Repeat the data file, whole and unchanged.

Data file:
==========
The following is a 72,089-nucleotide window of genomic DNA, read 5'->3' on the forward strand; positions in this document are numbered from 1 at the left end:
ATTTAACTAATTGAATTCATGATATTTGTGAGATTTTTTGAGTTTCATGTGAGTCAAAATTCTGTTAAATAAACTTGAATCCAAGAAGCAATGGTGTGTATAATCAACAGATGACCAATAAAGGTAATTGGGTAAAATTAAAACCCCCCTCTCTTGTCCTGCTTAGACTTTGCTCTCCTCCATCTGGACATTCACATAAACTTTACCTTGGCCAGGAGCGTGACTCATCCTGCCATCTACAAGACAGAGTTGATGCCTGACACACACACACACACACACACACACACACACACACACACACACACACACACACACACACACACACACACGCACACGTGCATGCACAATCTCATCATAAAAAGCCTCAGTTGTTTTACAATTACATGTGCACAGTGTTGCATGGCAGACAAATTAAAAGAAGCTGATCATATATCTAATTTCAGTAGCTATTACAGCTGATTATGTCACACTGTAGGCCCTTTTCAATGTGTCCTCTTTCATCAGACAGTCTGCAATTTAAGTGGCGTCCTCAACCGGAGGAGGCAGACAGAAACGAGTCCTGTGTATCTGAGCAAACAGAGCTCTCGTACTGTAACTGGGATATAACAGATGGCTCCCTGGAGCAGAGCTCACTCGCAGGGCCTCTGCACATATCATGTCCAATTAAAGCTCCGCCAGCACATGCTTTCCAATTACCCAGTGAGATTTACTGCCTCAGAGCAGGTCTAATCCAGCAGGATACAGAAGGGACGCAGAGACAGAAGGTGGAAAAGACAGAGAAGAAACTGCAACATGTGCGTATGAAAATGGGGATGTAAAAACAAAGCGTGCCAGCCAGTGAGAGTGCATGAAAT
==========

The following is a 72,089-nucleotide window of genomic DNA, read 5'->3' on the forward strand; positions in this document are numbered from 1 at the left end:
ATTTAACTAATTGAATTCATGATATTTGTGAGATTTTTTGAGTTTCATGTGAGTCAAAATTCTGTTAAATAAACTTGAATCCAAGAAGCAATGGTGTGTATAATCAACAGATGACCAATAAAGGTAATTGGGTAAAATTAAAACCCCCCTCTCTTGTCCTGCTTAGACTTTGCTCTCCTCCATCTGGACATTCACATAAACTTTACCTTGGCCAGGAGCGTGACTCATCCTGCCATCTACAAGACAGAGTTGATGCCTGACACACACACACACACACACACACACACACACACACACACACACACACACACACACACACACACACACACGCACACGTGCATGCACAATCTCATCATAAAAAGCCTCAGTTGTTTTACAATTACATGTGCACAGTGTTGCATGGCAGACAAATTAAAAGAAGCTGATCATATATCTAATTTCAGTAGCTATTACAGCTGATTATGTCACACTGTAGGCCCTTTTCAATGTGTCCTCTTTCATCAGACAGTCTGCAATTTAAGTGGCGTCCTCAACCGGAGGAGGCAGACAGAAACGAGTCCTGTGTATCTGAGCAAACAGAGCTCTCGTACTGTAACTGGGATATAACAGATGGCTCCCTGGAGCAGAGCTCACTCGCAGGGCCTCTGCACATATCATGTCCAATTAAAGCTCCGCCAGCACATGCTTTCCAATTACCCAGTGAGATTTACTGCCTCAGAGCAGGTCTAATCCAGCAGGATACAGAAGGGACGCAGAGACAGAAGGTGGAAAAGACAGAGAAGAAACTGCAACATGTGCGTATGAAAATGGGGATGTAAAAACAAAGCGTGCCAGCCAGTGAGAGTGCATGAAAT